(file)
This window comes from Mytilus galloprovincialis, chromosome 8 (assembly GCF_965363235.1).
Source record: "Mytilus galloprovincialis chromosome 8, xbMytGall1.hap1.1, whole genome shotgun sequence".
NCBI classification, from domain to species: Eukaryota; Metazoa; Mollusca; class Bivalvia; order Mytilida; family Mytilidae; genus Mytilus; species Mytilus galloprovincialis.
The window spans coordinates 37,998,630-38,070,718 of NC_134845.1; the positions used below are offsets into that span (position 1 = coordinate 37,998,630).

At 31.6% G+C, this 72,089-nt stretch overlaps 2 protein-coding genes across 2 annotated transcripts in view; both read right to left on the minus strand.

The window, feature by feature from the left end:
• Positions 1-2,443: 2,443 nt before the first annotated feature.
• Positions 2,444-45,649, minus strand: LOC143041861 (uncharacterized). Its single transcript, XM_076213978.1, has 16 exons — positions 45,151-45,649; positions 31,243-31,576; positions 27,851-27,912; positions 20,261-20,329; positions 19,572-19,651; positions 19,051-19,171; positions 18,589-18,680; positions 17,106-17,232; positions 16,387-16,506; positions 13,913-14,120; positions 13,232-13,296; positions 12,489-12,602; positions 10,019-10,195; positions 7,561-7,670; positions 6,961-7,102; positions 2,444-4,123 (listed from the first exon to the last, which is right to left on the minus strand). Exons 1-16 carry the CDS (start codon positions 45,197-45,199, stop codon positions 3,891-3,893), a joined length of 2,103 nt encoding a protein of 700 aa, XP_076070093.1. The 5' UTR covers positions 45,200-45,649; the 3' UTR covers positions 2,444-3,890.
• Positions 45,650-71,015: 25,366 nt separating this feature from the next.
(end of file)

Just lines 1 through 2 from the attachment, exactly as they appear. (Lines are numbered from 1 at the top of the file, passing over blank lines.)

This window comes from Mytilus galloprovincialis, chromosome 8 (assembly GCF_965363235.1).
Source record: "Mytilus galloprovincialis chromosome 8, xbMytGall1.hap1.1, whole genome shotgun sequence".